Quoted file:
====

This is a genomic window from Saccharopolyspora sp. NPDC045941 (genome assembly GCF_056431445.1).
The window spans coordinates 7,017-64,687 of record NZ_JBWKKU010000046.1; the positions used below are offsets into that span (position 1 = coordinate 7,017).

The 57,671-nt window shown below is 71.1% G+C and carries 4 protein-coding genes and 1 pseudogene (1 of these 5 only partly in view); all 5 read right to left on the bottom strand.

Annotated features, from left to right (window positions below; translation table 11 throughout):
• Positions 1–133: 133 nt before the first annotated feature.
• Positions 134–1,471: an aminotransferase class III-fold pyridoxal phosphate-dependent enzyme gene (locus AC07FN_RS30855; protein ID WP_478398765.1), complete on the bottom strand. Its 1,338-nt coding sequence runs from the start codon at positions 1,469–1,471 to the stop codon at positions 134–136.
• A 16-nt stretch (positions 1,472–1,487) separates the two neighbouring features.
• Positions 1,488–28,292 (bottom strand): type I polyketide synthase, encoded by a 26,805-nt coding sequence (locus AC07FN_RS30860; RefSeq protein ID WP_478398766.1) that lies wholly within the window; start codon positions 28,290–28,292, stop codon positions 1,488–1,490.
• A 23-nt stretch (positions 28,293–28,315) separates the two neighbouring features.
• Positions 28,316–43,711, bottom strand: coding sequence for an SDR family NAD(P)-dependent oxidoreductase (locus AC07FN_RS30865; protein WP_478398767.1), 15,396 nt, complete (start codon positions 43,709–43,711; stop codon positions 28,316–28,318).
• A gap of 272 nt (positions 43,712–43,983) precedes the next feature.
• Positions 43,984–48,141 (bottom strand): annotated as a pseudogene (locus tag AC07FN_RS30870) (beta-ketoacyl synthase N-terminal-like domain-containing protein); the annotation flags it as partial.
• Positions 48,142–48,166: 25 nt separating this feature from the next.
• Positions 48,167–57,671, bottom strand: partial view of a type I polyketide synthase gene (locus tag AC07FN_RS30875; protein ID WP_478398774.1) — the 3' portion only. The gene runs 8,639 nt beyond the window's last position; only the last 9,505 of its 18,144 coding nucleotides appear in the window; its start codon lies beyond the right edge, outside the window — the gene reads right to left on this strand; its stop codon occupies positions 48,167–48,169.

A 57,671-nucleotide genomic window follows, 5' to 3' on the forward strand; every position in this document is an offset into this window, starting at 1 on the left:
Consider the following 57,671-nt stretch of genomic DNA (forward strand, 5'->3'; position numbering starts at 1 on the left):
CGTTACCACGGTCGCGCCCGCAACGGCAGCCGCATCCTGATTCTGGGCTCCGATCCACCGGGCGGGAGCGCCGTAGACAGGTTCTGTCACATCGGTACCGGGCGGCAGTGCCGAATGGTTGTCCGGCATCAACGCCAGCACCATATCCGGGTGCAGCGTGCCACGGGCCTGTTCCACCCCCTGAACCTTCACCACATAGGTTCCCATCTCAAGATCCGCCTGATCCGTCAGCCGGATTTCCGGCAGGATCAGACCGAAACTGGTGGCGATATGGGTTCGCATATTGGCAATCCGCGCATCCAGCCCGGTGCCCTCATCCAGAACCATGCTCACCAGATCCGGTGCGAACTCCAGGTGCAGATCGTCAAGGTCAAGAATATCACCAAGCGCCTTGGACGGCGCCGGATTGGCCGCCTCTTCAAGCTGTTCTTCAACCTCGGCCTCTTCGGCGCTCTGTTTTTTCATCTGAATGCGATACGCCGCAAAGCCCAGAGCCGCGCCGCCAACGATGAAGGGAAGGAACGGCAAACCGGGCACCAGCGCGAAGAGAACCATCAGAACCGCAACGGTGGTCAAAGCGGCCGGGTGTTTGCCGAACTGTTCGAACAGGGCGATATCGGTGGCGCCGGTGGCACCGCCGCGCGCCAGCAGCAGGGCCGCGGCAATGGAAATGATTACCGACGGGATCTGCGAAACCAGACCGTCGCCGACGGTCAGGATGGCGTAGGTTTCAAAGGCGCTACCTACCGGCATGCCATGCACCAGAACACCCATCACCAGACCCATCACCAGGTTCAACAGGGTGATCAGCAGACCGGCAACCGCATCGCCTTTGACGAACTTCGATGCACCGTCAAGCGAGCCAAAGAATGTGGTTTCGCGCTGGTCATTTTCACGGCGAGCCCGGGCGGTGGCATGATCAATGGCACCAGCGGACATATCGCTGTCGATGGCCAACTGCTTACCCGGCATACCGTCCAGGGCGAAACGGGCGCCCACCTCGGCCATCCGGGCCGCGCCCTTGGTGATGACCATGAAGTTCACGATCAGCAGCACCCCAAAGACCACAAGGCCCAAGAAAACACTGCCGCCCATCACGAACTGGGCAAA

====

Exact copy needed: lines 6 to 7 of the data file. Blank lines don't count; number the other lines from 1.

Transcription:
• Positions 134–1,471: an aminotransferase class III-fold pyridoxal phosphate-dependent enzyme gene (locus AC07FN_RS30855; protein ID WP_478398765.1), complete on the bottom strand. Its 1,338-nt coding sequence runs from the start codon at positions 1,469–1,471 to the stop codon at positions 134–136.
• A 16-nt stretch (positions 1,472–1,487) separates the two neighbouring features.